I ran with Matt right on my back for quite a bit of mile 2, coming to a near walk for a couple more corners along the way, and gaining on another guy along the way. Whenever I had relatively clear spots, it was time to sprint. The rest of the time, I just went as fast as I felt like I could while still staying on my feet. Just before the 2 mile mark, after already feeling like Matt was gone but not completely sure, I caught up to the next guy and had a semi-good spot where I thought I could throw in a surge to go by hard and hopefully drop him quickly. Well, that didn't work. We went through the 2 mile mark (12:16/6:03, my fastest mile as far as I know) with him right behind me and he kept hanging with me. I was doing whatever I could to keep ahead of him and, whenever I felt like I had a chance, I threw in a surge. Every surge I threw in, he responded and hung with me. We hit the 3 mile mark in 18:30-something and the 5k mark just over 19 minutes I believe. I continued battling with this guy, as I watched the pack of 3 ahead of us break up and get away a bit, through the 4th mile. Again, surging every chance I felt like I had and him responding every time. We hit 4 miles in 24:30-something I believe, still battling the whole way. In mile 5, I started thinking about that finish. I don't want the race to come down to that, someone is going to get hurt. I threw in what I thought was my make or break move not long before the 5 mile mark. I threw everything I had at this guy and I think I gapped him for a bit. Then, he was back. Now, I'm in trouble. After going through the 5 mile mark, he pulls up next to me. Oh, shoot. Now, what do I do? I had a thought for a moment of letting him doing the work for a bit as we were running into the wind but then I thought better of it. I've controlled this battle from the front, I'm going to finish it, win or lose, from the front. I came back at him, got the lead again, then I suddenly didn't notice him. OK, this is not time to let off. If I have a lead, it's time to extend it. This is my chance to put the race away. I'm focusing on the guys ahead of me, though I only see one and I only see him occasionally as we snake our way through the UW Arboretum. Still, I'm hammering it every chance I get and just going as fast as I feel like I safely can the rest of the time. As I come up to a hard left turn coming out of the Arboretum, I'm heading into the spot at the end of the race where the course was at its worst, lose snow on top of uneven ice. As I go around the turn, I take a glance back to see what my status is. If I have to, I'll try to race it in and avoid a kick. If I don't have to, I'm going to play it safe and try to avoid ending up sprawled out on the ground. I have a pretty good lead but not a sure thing. As I come around the turn, I have a clear patch so I just begin hammering until I get to the snow and ice. Once I get to that, I just go as fast as I feel like I safely can…once again. Now, I have another thought. As of now, the 5k participants are doing pretty well staying to their side of the road but a few are working over to my side of the road. What happens if they block me out? I can't make a sudden move, I can't make a sudden stop. Last year was a mess through this stretch, I was constantly yelling at people to give me room to pass and dodging people. That just can't happen with the conditions this year. Fortunately, those problems never developed. I always had room to get through. I had something left the whole way but the conditions prevented me from using it. Fortunately, I didn't need it as the other guys never caught me.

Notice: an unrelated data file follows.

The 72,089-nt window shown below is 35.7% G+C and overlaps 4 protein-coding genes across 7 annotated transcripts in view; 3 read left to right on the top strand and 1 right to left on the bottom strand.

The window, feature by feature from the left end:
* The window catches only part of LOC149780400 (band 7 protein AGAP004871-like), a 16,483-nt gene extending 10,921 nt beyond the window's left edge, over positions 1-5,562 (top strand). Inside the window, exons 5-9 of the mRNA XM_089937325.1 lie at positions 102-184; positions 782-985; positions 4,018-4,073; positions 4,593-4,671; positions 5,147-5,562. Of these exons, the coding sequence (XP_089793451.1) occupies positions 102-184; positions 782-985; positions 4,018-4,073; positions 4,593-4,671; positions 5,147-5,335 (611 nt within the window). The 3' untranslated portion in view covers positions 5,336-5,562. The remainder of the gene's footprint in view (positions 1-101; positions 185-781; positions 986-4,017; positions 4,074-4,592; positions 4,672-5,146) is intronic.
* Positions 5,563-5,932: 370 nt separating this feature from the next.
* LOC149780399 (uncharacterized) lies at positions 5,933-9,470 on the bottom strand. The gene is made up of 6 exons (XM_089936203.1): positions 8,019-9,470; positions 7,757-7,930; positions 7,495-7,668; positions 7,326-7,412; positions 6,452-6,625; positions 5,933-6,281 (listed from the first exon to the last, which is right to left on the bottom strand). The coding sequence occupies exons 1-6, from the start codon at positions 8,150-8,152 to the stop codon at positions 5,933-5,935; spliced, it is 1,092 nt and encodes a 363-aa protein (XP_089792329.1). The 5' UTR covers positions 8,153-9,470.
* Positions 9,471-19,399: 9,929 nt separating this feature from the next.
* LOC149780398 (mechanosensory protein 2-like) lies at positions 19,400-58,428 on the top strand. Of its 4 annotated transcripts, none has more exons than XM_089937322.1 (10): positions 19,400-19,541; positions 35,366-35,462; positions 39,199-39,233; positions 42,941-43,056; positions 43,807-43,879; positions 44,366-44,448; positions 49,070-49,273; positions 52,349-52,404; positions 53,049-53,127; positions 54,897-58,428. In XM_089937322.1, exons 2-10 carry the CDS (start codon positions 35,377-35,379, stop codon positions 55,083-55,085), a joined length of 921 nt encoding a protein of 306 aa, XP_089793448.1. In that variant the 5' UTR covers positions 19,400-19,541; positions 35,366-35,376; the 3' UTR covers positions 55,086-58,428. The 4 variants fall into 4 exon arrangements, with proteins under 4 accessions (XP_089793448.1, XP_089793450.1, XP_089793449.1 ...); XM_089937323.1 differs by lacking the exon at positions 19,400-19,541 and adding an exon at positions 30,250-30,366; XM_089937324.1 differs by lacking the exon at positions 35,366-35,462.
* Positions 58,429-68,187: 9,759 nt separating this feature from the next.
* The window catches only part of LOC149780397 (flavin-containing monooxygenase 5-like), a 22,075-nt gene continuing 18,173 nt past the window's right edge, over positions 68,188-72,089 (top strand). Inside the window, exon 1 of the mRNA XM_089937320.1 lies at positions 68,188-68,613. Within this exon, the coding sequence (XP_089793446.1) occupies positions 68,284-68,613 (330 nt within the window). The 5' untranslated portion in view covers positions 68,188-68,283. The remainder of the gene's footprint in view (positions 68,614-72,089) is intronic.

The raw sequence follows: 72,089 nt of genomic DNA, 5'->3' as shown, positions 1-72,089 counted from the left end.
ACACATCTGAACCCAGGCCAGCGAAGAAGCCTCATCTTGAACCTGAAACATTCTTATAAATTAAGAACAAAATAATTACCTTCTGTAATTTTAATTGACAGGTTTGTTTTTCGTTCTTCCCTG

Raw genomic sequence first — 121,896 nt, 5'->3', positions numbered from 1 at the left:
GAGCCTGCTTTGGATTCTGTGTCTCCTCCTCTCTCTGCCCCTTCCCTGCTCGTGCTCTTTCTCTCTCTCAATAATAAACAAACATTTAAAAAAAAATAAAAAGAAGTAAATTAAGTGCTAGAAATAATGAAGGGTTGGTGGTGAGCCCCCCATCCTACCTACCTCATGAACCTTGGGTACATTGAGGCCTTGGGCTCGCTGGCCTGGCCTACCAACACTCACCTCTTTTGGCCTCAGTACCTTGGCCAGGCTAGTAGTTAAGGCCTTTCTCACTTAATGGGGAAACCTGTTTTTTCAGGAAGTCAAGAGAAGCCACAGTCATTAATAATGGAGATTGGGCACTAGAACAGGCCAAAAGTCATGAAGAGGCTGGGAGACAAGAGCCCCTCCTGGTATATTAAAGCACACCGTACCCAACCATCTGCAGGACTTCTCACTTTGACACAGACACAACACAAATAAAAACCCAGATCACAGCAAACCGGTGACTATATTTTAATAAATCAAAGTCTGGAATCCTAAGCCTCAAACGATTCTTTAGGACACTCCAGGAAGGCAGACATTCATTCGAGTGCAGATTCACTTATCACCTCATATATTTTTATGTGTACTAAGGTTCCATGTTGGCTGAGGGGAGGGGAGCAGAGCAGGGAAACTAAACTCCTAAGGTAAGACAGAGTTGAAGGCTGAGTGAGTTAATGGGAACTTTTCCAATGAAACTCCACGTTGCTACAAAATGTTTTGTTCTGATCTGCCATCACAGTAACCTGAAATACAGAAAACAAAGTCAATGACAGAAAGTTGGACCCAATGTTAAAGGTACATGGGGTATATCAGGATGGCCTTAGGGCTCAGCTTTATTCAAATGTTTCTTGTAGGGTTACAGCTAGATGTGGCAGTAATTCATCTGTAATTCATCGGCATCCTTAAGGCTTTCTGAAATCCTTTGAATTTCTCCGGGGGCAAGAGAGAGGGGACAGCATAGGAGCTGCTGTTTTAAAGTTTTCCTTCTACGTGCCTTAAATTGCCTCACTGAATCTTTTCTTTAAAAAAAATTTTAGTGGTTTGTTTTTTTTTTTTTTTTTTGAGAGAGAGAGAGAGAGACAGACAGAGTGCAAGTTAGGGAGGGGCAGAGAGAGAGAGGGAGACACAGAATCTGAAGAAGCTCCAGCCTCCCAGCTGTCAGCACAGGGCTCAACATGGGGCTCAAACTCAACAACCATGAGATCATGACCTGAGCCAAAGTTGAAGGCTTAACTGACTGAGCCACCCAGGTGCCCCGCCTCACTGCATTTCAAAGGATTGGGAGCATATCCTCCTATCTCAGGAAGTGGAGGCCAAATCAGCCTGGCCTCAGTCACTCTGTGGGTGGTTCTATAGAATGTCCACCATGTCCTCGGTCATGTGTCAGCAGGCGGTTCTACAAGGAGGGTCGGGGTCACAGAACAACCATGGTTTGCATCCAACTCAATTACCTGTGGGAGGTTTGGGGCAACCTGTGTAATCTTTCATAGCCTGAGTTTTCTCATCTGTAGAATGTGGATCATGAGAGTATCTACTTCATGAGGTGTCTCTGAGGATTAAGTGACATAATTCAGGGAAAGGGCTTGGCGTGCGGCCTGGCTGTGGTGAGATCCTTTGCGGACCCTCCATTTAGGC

Actually, the worst trouble I had with the conditions on the course came after crossing the finish line. They almost immediately sent the chutes to the left. Well, that was right on the snow covered ice. I knew I couldn't just turn to the left so I tried stopping before making that turn and I lost my right foot. Two people caught me and prevented disaster from happening. I'm lucky they were there to catch me. I then very carefully walked through the chute as I assessed the “damage”. Results weren't yet posted when I left and still aren't online but I believe I was 5th overall, a very solid result for me at this event, with a time just under 38 minutes, a slight negative split. The time obviously means nothing in these conditions so I'm left looking at my place, which is really what matters anyway, and I have to say I'm quite happy with this. I think this might only be my second or third top 5 finish there in my 7th time running there. In the end, I have to say that I'm happy right now with how I'm ending my 2007 racing season.
- December 10, 2007 at 12:31 am #24391
RYAN , CONGRATULATIONS ABOUT YOUR RACE!!!, pretty good position, and sorry for the conditions, great run, ,, again, did you wear the watch in this race? or you just heard splits??
- December 10, 2007 at 1:28 am #24392